MA Globalisation, Business and Development

We believe that business plays a significant role in providing solutions to the many local, national and global developmental challenges we face today, particularly during the age of globalisation. Based at IDS, you will examine the key elements of business operations and its growing relevance to international development.

You will gain an in-depth understanding of economic power shifts and rapid technological transformation amid global inequalities. You’re equipped with the analytical and practical skills needed to understand globalisation processes and their drivers, and to participate in the formulation of policies for sustainable development.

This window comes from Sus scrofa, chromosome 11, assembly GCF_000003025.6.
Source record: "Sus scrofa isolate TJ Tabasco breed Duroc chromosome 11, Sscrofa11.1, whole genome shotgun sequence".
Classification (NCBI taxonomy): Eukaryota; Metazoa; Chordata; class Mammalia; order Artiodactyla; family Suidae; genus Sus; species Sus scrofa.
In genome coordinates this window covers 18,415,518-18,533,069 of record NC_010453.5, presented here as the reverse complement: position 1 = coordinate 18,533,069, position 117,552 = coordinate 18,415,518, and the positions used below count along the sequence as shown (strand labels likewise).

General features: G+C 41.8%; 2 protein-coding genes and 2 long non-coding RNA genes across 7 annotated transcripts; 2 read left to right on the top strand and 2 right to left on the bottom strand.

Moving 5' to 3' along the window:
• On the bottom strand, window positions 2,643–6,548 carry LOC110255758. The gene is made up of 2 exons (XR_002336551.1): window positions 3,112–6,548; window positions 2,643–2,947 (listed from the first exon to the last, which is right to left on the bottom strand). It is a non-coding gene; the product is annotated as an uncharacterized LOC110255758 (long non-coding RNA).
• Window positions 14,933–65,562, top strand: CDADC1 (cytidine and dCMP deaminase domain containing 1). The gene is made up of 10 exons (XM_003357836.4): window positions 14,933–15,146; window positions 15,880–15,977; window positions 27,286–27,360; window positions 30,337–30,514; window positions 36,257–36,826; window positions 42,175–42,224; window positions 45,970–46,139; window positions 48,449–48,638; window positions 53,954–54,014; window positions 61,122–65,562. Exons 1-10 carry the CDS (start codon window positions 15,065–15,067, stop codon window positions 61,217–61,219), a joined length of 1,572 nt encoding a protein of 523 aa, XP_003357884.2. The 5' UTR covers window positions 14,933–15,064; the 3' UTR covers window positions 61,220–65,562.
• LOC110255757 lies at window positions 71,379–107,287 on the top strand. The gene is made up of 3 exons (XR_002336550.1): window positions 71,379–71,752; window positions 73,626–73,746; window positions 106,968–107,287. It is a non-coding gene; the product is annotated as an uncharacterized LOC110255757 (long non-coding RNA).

World-leaders in development studies

IDS is a global research and learning organisation for equitable and sustainable change. In partnership with the University of Sussex, IDS is ranked first in the world for development studies by the QS University Rankings.  


One year full-time or two years part-time (part-time option is only available to students from the UK, EU, Channel Islands and Isle of Man).

Who is the degree for?

We welcome applicants with a broad range of career trajectories. Successful applicants will have some practical experience in development alongside an interest in critical academic enquiry. Many of our students are private sector consultants, business analysts, NGO staff, policy or research officers, civil servants or other development professionals. Whatever your background, you will want to gain a deeper understanding of globalisation and the relationship between business and international development and will be asking questions such as: